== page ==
These significant limitations did not stop the researchers from recommending changes to the U.S. dietary guidelines. In doing this, the researchers jumped the gun. The purpose of scientific publication in journals is to allow other researchers to examine the results and either critique them or try to reproduce them. Treating one's own results as so final that they should lead to policy recommendations short circuits this process. Yet it is an increasingly common tactic.
Meanwhile, Nature, Britain's premier journal of natural science, has overtly abandoned neutrality in favor of specific policy stances in certain areas, most notably global warming. For instance, in the past year it has published an editorial favoring restrictions on the aviation industry; a news article that concludes that greenhouse-gas emissions trading shows that industries must reduce emissions; an essay on Napoleon's scientist Joseph Fourier that asks whether a future Nature essayist will look back and ask why we ignored evidence that the Earth's climate can change dramatically; and a speculative study on species extinction that endorses reducing greenhouse-gas emissions.
Perhaps the most blatant example of this "tabloidization" of science is the recent change in the cover design of the prestigious British medical journal The Lancet. For years, its cover featured a simple table of contents. Now, however, it is emblazoned by one extracted quote in a style worthy of Britain's Daily Mirror. For example, its October 1, 2004, issue's cover quotation read, "The prospect that vitamin pills may not only do no good but also kill their consumers is a scary speculation given the vast quantities that are used in certain communities." Yet the journal also ran an editorial comment on the study that pointed out that the elevated risk of death originated from "one trial in an anomalous population of smokers, ex-smokers and occupationally exposed asbestos workers. The other high-quality trials...do not suggest increased mortality." The news outlets that covered the study mostly picked up the "killing consumers" quote and ignored the qualifications. It is hard to see what medical purpose the pull-quote served. It certainly led to extensive media coverage, however.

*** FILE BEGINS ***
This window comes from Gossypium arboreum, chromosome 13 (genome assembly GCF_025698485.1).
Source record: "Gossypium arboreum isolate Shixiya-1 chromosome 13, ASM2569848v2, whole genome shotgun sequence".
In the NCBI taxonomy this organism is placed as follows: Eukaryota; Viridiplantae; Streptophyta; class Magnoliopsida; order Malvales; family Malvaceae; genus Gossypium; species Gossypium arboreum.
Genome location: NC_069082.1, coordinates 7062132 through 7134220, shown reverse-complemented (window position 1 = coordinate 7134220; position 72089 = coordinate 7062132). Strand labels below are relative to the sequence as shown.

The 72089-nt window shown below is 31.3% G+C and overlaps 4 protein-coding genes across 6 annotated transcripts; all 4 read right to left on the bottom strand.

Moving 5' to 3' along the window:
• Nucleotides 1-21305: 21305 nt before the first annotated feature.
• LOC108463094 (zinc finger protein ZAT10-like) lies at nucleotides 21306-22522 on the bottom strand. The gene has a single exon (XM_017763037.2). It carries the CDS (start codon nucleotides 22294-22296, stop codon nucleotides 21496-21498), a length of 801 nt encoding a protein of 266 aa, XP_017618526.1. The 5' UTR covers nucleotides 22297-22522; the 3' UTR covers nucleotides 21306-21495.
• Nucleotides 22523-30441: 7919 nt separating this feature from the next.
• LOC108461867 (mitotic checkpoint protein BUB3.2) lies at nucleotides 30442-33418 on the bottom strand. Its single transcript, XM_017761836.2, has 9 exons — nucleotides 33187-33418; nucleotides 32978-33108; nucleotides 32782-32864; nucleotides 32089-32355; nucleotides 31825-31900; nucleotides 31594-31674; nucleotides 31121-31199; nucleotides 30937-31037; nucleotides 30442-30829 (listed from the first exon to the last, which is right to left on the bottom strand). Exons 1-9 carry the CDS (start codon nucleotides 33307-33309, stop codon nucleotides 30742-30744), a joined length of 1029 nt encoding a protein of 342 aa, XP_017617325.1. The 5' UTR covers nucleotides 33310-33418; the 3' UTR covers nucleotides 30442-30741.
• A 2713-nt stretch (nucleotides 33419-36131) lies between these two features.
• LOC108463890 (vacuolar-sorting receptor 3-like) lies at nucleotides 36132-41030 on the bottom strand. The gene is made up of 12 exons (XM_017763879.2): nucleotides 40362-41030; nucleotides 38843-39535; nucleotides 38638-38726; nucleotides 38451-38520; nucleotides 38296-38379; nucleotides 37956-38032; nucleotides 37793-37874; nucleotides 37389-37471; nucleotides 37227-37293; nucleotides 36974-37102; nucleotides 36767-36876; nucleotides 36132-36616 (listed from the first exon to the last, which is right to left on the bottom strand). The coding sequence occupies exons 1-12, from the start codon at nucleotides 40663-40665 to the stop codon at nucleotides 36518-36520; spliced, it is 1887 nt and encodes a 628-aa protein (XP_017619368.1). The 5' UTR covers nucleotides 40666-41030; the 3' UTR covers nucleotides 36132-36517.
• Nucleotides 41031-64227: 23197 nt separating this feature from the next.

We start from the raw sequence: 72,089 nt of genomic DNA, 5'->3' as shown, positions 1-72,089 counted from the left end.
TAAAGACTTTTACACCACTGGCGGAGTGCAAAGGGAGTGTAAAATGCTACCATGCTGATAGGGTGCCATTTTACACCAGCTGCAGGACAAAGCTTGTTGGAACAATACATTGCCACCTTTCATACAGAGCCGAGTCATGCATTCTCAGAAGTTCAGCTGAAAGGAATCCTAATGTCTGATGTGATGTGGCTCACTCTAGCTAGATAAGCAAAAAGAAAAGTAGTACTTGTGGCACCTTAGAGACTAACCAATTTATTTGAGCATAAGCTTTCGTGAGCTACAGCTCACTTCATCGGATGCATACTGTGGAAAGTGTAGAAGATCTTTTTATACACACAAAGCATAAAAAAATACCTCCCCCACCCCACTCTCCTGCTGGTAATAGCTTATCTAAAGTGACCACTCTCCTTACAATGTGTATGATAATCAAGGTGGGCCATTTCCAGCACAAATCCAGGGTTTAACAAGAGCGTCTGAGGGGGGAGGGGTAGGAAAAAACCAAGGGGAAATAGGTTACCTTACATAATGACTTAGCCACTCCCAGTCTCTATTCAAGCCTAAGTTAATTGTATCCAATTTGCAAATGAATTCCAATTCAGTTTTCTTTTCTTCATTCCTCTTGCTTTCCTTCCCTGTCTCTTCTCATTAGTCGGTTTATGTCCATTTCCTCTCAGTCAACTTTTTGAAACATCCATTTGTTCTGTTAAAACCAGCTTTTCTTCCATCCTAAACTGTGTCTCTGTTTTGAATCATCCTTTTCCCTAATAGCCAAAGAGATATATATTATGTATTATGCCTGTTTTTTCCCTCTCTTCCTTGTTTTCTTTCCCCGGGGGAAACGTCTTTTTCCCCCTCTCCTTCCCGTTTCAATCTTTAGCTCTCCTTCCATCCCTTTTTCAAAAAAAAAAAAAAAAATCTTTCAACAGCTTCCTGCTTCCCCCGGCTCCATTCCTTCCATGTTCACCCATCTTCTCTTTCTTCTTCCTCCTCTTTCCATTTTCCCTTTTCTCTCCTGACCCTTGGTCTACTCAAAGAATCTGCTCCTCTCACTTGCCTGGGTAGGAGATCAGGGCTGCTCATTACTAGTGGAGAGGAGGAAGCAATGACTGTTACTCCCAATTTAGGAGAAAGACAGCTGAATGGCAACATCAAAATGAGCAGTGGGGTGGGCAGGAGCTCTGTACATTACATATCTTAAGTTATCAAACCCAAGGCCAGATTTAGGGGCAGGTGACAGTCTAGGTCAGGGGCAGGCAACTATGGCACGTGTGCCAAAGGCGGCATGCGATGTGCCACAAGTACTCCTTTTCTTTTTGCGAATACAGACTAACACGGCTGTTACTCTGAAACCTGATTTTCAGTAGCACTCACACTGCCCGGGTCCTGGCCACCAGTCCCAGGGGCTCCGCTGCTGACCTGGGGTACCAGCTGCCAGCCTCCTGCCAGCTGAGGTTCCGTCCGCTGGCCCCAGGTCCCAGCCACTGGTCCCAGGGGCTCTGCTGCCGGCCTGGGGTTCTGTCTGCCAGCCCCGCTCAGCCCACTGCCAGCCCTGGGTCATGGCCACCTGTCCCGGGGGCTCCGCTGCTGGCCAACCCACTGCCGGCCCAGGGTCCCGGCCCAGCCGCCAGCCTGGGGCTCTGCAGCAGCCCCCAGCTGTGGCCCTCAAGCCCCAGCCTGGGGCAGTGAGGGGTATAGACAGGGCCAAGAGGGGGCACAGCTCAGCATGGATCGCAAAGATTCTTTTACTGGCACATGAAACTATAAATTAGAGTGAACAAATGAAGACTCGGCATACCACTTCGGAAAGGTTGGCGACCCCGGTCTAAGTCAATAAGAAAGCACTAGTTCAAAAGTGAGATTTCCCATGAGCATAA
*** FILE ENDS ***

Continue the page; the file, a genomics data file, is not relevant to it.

If this trend continues, the scientific and medical communities are playing a very dangerous game. MIT scientist Richard Lindzen once commented, "Science is a tool of some value. It provides our only way of separating what is true from what is asserted. If we abuse that tool, it will not be available when it is needed." Yet a troubling number of journals and scientists are doing just that. If the institutions of science do not face up to this problem, we face the prospect of a "post-scientific," relativistic reality. The public that trusts scientists to benefit them deserves much better.